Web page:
From the Hollywood Reporter:
Turns out “indefinitely” only meant “a couple days.” After suspending Keith Olbermann for donating to Democrat candidates on Friday, MSNBC announced Sunday evening the Countdown host will return to the air on Tuesday.
From Phil Griffin, president of MSNBC:
After several days of deliberation and discussion, I have determined that suspending Keith through and including Monday night’s program is an appropriate punishment for his violation of our policy. We look forward to having him back on the air Tuesday night.
Rob Port points out:
But I also wonder how much of MSNBC’s decision had to do with the fact that lots and lots of MSNBC employees give money to political candidates. I can’t link directly to the search results, but if you click here and enter MSNBC in the employer field you come up with a big list of contributions from MSNBC employees to political candidates and/or political parties.
Some interesting names come up, like frequent on-air commentator Bill Press ($500 to the DNC) and morning show host Joe Scaraborough (a 2006 contribution to Derrick Kitts while he was the host of his former show Scaraborough Country on MSNBC).
Politico’s Mike Allen reports that “network sources” told him that Olbermann was not suspended last week after the discovery of his political contributions but instead because he refused to apologize for them on air:
BEHIND THE CURTAIN: Network sources tell Playbook that Keith Olbermann was suspended because he refused to deliver an on-camera mea culpa, which would have allowed him to continue anchoring “Countdown.” Olbermann told his bosses he didn’t know he was barred from making campaign contributions, although he is resisting saying that publicly. Olbermann may not hold as many cards as he thinks. He makes $7 million a year and MSNBC’s prime time is not as dependent on him as it was before the addition of Rachel Maddow and Lawrence O’Donnell, who make considerably less.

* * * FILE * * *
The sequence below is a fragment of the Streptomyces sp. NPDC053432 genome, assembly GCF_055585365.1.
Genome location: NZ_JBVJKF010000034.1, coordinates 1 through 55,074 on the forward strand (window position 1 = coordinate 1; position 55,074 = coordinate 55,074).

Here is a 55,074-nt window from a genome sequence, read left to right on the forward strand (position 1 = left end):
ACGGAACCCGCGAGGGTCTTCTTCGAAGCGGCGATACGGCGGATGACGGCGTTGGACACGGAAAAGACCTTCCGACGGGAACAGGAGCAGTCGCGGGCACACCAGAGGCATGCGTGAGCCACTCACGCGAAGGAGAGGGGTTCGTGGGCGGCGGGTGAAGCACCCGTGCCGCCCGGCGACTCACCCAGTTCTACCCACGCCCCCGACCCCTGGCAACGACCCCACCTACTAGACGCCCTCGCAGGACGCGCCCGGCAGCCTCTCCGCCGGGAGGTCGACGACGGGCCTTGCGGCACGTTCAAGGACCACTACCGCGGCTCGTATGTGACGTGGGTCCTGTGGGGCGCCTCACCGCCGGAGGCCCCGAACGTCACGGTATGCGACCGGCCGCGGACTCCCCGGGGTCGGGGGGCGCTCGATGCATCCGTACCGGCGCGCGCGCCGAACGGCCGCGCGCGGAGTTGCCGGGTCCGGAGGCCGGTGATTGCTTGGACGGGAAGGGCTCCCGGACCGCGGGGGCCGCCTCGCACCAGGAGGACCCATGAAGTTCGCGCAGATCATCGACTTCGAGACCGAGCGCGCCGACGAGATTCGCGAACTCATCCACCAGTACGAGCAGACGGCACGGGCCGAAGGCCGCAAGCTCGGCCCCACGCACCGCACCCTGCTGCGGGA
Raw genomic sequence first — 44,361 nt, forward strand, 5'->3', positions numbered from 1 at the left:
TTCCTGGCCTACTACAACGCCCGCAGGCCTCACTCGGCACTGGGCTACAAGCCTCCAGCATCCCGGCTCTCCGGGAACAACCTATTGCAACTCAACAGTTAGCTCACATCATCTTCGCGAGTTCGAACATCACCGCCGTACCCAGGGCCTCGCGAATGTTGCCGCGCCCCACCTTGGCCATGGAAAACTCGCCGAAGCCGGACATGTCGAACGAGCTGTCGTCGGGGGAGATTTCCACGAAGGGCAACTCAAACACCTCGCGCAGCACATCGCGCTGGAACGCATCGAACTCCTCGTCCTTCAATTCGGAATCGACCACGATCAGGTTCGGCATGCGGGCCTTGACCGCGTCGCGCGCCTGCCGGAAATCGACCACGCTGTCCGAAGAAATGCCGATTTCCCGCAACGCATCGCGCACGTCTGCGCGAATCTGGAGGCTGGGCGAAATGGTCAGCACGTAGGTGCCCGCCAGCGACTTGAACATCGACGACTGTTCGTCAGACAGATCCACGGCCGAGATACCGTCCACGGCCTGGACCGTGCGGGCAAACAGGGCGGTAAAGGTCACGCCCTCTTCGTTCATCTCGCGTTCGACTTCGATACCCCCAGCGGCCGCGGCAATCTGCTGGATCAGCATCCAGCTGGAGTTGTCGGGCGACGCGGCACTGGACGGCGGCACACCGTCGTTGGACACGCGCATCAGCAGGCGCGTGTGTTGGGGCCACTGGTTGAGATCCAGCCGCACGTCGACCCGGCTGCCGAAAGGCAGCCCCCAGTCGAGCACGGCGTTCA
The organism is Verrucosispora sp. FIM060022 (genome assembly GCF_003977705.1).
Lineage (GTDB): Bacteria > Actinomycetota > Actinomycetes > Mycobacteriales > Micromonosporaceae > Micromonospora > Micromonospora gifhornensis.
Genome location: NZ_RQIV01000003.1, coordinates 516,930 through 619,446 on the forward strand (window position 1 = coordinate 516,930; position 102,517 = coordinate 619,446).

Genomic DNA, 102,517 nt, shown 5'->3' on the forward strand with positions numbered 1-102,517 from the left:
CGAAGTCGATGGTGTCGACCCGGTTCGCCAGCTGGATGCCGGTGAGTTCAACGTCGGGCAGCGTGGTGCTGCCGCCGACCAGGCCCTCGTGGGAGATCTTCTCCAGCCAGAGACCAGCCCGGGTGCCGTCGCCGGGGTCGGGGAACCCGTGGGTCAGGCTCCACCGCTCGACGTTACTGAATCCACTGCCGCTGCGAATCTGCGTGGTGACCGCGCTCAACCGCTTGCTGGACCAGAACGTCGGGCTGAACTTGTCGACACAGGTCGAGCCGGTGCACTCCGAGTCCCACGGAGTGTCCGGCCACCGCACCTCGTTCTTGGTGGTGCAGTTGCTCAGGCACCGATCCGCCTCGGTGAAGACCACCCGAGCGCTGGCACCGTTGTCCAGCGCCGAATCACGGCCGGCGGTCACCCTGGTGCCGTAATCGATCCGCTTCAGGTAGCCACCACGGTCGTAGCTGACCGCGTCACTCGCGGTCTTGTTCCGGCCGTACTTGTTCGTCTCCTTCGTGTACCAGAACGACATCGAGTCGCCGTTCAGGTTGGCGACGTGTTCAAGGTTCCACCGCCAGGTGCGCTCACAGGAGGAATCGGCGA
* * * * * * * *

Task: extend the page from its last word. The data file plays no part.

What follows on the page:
MSNBC’s ratings certainly back up the last line about Olbermann not holding as many cards as he thinks, something Steve Krakauer pointed out on Friday: “Rachel Maddow is getting better ratings than Olbermann in the key A25-54 demographic, and Lawrence O’Donnell isn’t far behind. Olbermann is no longer the center of the strategy either – as the network has unveiled a vibrant, massive new campaign “Lean Forward” which focuses on half a dozen members of the MSNBC talent pool.”
As for whether a public apology would solved all of Olbermann’s problems at the network? History suggests otherwise. Back in 2008 David Shuster apologized on air for his “pimped out” remarks and still faced a two week suspension. So perhaps the likelier scenario is that Olbermann was offered a reduced suspension for an on air apology and turned it down. That said, Olbermann is no David Shuster and his absence on the network, despite any inner strife at MSNBC is huge.
Yes, and he will now be viewed as a heroic icon even more than he was before by the Nutroots Left.
Which might increase his viewership by, like, 7.